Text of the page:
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Going to university – Florence’s Story

Got your A-level results? Got into university? Starting to feel nervous about going?

See Florence’s story about going to university and what help you can get to have the best time!

Florence’s experience at school

Florence is profoundly deaf. She uses hearing aids and a cochlear implant. At school, Florence had good and bad days.

“In sixth form you’re expected to go home and do lots of work in the evening but I was just too tired to do that from lip-reading all day.”

In lessons, Florence got tired as well. She had to focus more when listening in class and lip-reading. Because Florence was finding some of school hard, she worried she wouldn’t be able to go to university.

Getting support

In the summer whilst at sixth form, Florence went to a course at University College London. The course is for deaf sixth form students to help them find out about the support that is available at university.

Florence met other deaf young people who were also going to university.

One girl Florence met was at university studying medicine. She had help like note-takers and Radio Aids. This made Florence feel better about university. She learnt that she could get the same support.

“It made me feel like I could go to university as a deaf young person.”

Results day!

Florence was so happy with her results. On her results day, she found out she got her first choice at university.

“I got three As in History, Psychology, and Philosophy and Ethics.” Congratulations to Florence!

Florence living at university

“The first few weeks were quite strange – being away from home.”

Florence worried about living away from home. Florence lives with other students at the university, with people who are hearing.

Florence said: “I also worried about not hearing fire alarms and things in my flat.”

“But the university gave me a fire alerter that vibrates when it hears the fire alarm. I also have a special doorbell it flashes and it’s really loud.”

“On the first few days people would ring our flat doorbell to say hi and everyone would find the loud doorbell quite funny so then I could explain it. It was a good talking point.”

Making friends

In group conversations, Florence said people remember that she is deaf. They look at her when talking so she can be part of the conversation.

Florence felt like she could then join in. “Me and my friends go to the weekly pub quiz.”

The pub found out Florence couldn’t always hear the questions. So, they put up something in the pub which shows the questions on the screen.

Florence also goes to the university choir. Sometimes they sing songs in Latin which was hard.

Florence said: “I didn’t know what Latin sounded like or how you pronounce it so my friend and I are setting up our own choir here.”

“The choir will be for anyone; it doesn’t matter if you can sing or not.”


What is a lecture?

A lecture is like a big lesson with lots of people you all sit in benches and a teacher talks about the subject you have chosen at university at the front. You learn more about your subject from the teacher. The teacher at university is called a lecturer.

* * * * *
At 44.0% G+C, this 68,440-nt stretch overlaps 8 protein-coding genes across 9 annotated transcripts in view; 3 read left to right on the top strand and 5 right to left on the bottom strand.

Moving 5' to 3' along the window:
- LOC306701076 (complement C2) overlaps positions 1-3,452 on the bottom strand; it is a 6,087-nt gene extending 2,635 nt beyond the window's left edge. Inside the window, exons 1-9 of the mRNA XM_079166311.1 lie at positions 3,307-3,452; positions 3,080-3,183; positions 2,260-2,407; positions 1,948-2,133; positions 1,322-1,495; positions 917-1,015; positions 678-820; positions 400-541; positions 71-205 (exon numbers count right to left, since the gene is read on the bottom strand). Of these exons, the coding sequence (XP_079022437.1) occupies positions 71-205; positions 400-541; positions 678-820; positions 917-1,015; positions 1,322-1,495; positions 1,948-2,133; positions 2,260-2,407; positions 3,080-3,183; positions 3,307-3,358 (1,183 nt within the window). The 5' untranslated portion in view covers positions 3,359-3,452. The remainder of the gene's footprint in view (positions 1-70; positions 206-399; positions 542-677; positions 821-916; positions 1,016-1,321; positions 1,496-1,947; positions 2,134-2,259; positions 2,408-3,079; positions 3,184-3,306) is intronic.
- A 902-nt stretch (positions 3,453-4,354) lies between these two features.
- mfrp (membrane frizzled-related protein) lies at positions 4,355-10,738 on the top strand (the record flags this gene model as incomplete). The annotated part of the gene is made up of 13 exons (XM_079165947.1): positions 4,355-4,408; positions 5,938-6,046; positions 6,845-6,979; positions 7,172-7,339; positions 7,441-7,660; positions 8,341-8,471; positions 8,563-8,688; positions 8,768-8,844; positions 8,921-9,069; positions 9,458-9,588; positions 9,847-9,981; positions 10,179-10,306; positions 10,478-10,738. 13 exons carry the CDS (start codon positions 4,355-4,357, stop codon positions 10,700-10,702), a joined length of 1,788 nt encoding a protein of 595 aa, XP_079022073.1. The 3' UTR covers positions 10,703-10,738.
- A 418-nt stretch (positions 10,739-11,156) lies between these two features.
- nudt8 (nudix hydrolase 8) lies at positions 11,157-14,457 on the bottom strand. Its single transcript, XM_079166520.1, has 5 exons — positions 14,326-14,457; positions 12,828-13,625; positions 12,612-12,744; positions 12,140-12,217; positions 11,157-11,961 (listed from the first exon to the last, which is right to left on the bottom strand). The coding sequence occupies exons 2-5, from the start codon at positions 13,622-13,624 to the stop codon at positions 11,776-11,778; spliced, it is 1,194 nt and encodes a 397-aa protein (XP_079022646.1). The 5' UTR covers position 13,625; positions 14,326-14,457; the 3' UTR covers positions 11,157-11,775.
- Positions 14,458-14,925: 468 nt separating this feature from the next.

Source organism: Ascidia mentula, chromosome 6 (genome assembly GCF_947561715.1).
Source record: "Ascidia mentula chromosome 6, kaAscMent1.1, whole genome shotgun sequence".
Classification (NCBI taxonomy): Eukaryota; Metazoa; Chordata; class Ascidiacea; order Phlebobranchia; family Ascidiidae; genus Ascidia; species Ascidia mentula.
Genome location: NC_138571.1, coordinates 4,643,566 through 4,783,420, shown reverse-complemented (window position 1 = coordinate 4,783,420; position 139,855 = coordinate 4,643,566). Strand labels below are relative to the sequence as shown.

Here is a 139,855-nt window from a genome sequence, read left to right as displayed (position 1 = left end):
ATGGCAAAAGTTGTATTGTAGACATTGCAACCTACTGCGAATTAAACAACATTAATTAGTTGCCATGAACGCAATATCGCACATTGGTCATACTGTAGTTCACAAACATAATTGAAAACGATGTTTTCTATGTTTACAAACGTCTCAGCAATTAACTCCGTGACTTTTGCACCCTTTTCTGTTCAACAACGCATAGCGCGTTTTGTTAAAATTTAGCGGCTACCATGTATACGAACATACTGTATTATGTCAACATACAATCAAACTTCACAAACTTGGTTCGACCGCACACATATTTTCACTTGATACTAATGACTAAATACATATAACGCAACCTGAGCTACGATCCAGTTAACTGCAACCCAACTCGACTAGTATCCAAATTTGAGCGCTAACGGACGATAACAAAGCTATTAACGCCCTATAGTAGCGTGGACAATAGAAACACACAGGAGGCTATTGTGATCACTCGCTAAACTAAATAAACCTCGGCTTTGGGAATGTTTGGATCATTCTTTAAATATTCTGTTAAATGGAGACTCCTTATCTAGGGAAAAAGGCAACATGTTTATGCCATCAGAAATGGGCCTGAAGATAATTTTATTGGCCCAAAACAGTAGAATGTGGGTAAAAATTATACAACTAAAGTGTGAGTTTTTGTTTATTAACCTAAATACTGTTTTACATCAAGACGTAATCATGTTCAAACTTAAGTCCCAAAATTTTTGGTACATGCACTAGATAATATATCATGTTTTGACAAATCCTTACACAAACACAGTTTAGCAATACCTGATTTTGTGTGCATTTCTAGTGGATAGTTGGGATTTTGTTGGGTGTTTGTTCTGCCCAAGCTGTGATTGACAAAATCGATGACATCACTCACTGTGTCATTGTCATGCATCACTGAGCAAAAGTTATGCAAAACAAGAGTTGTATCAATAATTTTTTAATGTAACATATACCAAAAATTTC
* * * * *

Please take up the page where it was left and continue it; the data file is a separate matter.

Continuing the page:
When Florence was going to her first lectures, it was hard. The teachers didn’t know about her deafness. But she went and got help.

“I have to go and give my lecturers my radio aid and ask them to repeat questions from the students and not face the board.” It was scary to ask them but they were good about helping her.


What is a seminar?

A seminar is a smaller class. The teacher leads the class to talk about a subject. You talk about this subject with other people in the class.

Florence got help for seminars as there was lots of people talking. Florence got a key worker, a notetaker and radio aid.

Florence also has a Teacher of the Deaf (ToD) who visits every couple of weeks.

Florence said: “Some of the language is quite hard to understand so I write down all the words that I didn’t understand and go through them with my ToD.”

Communication Support

See our page about the communication support you can have!

Florence’s tips!

“My advice to other deaf young people would be: don’t think you can’t do stuff because you’re deaf.”

“I didn’t know if I could do it either; just do it.”

“If you want support then you have to ask, be upfront with what you need”

Didn’t get the results you wanted?

Didn’t get the results you wanted? Not sure what to do?

Check out BBC Advice who have some helpful tips!

Got questions?

If you have got questions about university or not sure where to start, contact our helpline!

Email or chatting online at

Chat to a Childline counsellor

Visit Childline’s Deafzone to talk to a counsellor online or using a British Sign Language (BSL) interpreter.

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National Deaf Children's Society

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Helpline: 0808 800 8880

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